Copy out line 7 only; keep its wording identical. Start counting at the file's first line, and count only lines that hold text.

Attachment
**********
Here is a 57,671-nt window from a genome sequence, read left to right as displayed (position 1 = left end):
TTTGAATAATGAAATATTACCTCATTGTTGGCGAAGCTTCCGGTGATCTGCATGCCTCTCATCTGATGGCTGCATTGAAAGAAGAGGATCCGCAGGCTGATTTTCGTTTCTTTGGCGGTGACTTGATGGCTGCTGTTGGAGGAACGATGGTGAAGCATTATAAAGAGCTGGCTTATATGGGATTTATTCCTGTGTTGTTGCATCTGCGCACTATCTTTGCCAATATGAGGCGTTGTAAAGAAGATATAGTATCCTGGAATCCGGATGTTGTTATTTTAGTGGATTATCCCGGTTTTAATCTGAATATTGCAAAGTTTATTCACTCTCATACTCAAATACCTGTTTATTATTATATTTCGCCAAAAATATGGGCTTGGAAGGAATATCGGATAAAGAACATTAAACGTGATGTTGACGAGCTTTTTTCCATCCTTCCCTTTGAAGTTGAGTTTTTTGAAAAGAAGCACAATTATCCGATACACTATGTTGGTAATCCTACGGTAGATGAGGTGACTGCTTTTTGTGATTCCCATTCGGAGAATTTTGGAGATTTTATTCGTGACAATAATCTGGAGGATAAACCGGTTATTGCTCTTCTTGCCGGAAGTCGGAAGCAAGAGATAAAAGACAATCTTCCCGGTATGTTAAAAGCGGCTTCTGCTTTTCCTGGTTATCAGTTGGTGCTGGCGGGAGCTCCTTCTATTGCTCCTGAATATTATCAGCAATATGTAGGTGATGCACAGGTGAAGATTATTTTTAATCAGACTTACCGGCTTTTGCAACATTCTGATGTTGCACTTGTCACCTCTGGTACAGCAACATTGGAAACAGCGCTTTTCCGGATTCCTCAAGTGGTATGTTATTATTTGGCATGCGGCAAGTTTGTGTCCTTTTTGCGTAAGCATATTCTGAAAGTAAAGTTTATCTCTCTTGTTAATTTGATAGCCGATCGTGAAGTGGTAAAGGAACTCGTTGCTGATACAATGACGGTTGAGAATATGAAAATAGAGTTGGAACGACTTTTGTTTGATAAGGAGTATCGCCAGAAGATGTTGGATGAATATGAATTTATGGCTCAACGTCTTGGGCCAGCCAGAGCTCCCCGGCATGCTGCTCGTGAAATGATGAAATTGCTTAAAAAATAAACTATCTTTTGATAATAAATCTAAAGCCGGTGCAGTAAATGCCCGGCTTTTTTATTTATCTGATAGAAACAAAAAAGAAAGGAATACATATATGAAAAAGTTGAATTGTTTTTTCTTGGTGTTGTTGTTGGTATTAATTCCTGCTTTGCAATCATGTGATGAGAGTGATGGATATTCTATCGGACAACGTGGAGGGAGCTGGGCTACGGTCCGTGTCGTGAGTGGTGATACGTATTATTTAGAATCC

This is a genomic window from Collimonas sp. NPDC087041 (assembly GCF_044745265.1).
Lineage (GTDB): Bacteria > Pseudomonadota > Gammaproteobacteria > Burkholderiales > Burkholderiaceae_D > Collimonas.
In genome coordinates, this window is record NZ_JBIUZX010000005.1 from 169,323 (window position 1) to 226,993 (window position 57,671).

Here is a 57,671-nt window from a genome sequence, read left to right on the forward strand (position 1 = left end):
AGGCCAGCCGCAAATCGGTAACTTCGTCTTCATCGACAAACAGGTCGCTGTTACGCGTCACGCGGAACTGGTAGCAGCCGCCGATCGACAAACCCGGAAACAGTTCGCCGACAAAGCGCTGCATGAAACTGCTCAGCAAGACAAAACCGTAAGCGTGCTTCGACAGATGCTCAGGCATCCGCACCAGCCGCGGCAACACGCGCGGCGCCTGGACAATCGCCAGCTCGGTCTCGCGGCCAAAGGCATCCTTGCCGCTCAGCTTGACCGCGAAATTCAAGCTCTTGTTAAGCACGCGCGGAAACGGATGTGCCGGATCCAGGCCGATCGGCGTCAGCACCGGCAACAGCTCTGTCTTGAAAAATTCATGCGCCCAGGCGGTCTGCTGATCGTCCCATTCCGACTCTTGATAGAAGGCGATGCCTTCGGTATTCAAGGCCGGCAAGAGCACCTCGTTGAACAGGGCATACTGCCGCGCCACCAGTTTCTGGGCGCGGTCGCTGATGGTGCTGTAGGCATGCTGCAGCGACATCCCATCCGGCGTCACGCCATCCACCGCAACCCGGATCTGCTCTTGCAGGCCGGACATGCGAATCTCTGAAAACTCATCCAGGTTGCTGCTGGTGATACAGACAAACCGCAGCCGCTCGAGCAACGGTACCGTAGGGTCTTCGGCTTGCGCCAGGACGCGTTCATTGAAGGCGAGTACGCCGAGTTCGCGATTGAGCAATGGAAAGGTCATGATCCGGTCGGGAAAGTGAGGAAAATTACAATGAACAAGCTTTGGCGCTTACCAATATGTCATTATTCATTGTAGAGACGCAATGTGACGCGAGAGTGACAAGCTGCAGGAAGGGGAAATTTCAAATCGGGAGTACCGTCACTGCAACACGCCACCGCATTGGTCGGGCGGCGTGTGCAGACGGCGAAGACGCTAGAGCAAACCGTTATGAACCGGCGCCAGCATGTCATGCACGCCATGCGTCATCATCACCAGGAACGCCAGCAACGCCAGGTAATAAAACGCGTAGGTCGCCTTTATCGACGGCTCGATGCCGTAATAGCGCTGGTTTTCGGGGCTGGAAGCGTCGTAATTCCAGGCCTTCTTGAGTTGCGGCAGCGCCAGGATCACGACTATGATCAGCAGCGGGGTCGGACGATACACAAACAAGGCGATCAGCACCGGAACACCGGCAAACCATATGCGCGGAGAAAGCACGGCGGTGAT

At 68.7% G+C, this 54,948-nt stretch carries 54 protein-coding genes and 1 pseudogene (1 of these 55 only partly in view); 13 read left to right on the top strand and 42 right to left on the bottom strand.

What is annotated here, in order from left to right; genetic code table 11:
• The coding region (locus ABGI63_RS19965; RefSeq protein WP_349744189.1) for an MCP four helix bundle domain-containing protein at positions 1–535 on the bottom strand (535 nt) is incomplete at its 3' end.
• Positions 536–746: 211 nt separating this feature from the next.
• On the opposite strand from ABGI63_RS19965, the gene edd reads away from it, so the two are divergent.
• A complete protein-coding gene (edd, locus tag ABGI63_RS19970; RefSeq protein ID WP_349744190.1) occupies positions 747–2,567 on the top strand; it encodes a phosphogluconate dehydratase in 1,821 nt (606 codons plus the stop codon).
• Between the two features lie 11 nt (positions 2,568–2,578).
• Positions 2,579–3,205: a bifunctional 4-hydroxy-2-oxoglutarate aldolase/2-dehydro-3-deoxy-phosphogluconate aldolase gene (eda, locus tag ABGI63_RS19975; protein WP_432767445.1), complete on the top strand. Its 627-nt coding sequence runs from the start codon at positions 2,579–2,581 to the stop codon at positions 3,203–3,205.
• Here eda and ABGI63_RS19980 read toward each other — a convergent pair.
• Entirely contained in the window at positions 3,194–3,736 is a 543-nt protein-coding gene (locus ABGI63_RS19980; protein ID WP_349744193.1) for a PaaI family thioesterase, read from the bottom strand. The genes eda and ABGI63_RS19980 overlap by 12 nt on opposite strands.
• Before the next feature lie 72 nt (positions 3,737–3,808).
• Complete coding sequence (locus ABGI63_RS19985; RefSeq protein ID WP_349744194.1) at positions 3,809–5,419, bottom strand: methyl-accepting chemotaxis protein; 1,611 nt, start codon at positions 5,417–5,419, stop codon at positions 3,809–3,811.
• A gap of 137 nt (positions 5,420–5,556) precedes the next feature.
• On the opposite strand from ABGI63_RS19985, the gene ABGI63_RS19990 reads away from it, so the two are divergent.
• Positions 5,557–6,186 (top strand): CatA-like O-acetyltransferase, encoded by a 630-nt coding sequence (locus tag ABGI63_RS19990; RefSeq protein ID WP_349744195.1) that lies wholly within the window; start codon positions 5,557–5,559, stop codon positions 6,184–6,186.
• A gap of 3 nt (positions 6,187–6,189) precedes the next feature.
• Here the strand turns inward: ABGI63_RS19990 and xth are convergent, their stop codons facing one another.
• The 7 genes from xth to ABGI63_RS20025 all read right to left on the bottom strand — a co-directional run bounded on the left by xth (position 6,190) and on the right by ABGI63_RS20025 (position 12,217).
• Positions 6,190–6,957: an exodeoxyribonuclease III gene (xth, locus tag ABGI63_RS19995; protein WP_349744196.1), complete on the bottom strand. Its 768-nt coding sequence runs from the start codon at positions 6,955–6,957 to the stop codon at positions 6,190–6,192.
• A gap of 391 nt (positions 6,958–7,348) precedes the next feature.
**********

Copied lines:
AGGCCAGCCGCAAATCGGTAACTTCGTCTTCATCGACAAACAGGTCGCTGTTACGCGTCACGCGGAACTGGTAGCAGCCGCCGATCGACAAACCCGGAAACAGTTCGCCGACAAAGCGCTGCATGAAACTGCTCAGCAAGACAAAACCGTAAGCGTGCTTCGACAGATGCTCAGGCATCCGCACCAGCCGCGGCAACACGCGCGGCGCCTGGACAATCGCCAGCTCGGTCTCGCGGCCAAAGGCATCCTTGCCGCTCAGCTTGACCGCGAAATTCAAGCTCTTGTTAAGCACGCGCGGAAACGGATGTGCCGGATCCAGGCCGATCGGCGTCAGCACCGGCAACAGCTCTGTCTTGAAAAATTCATGCGCCCAGGCGGTCTGCTGATCGTCCCATTCCGACTCTTGATAGAAGGCGATGCCTTCGGTATTCAAGGCCGGCAAGAGCACCTCGTTGAACAGGGCATACTGCCGCGCCACCAGTTTCTGGGCGCGGTCGCTGATGGTGCTGTAGGCATGCTGCAGCGACATCCCATCCGGCGTCACGCCATCCACCGCAACCCGGATCTGCTCTTGCAGGCCGGACATGCGAATCTCTGAAAACTCATCCAGGTTGCTGCTGGTGATACAGACAAACCGCAGCCGCTCGAGCAACGGTACCGTAGGGTCTTCGGCTTGCGCCAGGACGCGTTCATTGAAGGCGAGTACGCCGAGTTCGCGATTGAGCAATGGAAAGGTCATGATCCGGTCGGGAAAGTGAGGAAAATTACAATGAACAAGCTTTGGCGCTTACCAATATGTCATTATTCATTGTAGAGACGCAATGTGACGCGAGAGTGACAAGCTGCAGGAAGGGGAAATTTCAAATCGGGAGTACCGTCACTGCAACACGCCACCGCATTGGTCGGGCGGCGTGTGCAGACGGCGAAGACGCTAGAGCAAACCGTTATGAACCGGCGCCAGCATGTCATGCACGCCATGCGTCATCATCACCAGGAACGCCAGCAACGCCAGGTAATAAAACGCGTAGGTCGCCTTTATCGACGGCTCGATGCCGTAATAGCGCTGGTTTTCGGGGCTGGAAGCGTCGTAATTCCAGGCCTTCTTGAGTTGCGGCAGCGCCAGGATCACGACTATGATCAGCAGCGGGGTCGGACGATACACAAACAAGGCGATCAGCACCGGAACACCGGCAAACCATATGCGCGGAGAAAGCACGGCGGTGAT